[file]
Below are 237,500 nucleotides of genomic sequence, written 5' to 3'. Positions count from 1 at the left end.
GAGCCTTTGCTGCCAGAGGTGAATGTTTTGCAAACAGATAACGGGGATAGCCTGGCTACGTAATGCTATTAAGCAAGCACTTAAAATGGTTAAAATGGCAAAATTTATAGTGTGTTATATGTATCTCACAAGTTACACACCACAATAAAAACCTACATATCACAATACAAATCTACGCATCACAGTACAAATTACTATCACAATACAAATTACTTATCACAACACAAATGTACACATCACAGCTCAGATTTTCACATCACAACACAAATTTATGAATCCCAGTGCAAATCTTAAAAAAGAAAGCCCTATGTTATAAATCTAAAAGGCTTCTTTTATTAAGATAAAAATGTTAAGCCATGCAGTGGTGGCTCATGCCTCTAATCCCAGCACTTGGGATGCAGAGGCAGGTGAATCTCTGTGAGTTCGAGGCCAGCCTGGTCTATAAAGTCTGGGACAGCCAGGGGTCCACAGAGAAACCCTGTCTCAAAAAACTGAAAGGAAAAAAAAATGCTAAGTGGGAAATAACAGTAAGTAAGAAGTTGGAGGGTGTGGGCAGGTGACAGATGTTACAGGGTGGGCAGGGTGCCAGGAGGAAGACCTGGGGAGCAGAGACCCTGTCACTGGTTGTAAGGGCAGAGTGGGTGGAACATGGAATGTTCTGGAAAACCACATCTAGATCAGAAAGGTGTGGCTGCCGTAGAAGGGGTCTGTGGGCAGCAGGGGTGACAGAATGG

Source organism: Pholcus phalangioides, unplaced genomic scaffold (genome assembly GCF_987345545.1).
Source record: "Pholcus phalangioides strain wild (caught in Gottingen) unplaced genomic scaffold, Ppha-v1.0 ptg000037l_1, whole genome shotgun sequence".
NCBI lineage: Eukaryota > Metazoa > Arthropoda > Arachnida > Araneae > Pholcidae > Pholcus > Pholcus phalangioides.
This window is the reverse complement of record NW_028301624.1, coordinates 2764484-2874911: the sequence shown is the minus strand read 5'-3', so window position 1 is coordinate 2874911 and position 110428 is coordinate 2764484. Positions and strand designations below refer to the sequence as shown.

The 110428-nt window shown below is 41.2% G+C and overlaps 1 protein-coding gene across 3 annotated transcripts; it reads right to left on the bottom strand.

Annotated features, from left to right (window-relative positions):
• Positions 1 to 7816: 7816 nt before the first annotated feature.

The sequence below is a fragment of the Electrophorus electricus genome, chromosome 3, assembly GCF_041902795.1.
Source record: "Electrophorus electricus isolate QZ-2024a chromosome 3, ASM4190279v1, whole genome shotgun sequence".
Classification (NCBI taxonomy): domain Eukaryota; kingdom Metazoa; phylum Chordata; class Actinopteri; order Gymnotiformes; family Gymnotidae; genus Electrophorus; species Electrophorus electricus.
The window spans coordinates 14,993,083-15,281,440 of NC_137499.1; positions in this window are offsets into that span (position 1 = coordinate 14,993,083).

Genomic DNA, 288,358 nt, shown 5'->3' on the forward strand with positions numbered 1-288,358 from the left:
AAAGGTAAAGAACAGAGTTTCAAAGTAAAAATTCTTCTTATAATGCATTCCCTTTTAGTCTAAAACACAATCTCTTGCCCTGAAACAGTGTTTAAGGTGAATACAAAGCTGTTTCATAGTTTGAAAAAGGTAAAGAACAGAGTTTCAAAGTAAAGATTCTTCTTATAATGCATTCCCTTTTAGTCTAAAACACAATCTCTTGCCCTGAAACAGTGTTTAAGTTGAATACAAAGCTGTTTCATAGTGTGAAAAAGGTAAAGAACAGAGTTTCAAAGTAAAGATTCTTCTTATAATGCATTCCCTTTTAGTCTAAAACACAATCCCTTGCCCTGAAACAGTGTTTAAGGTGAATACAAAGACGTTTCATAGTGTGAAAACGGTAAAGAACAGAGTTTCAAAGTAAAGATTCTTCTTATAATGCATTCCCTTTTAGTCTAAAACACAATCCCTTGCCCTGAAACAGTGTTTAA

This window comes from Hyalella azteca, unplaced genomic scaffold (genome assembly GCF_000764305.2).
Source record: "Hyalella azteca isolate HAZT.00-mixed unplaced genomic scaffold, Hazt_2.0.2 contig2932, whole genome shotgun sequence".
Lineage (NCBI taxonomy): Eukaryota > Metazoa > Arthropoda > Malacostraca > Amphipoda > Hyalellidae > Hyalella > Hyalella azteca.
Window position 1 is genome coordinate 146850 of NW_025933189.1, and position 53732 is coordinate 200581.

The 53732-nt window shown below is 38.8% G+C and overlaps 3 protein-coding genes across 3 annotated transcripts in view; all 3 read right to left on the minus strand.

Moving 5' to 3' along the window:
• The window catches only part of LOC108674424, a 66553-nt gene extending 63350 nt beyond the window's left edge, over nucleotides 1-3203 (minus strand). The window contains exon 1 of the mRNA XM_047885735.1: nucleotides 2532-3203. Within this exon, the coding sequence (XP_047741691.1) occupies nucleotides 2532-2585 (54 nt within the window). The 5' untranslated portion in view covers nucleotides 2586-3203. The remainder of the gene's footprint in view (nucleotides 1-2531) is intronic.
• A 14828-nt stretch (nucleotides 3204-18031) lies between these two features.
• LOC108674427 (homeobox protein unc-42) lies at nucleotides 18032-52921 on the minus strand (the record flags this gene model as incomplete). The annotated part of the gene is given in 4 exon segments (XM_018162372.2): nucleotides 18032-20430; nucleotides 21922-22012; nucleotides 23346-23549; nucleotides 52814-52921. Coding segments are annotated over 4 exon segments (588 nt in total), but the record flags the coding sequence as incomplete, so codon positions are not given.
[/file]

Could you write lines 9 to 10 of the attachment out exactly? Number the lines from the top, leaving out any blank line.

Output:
• Positions 1 to 7816: 7816 nt before the first annotated feature.

The sequence below is a fragment of the Electrophorus electricus genome, chromosome 3, assembly GCF_041902795.1.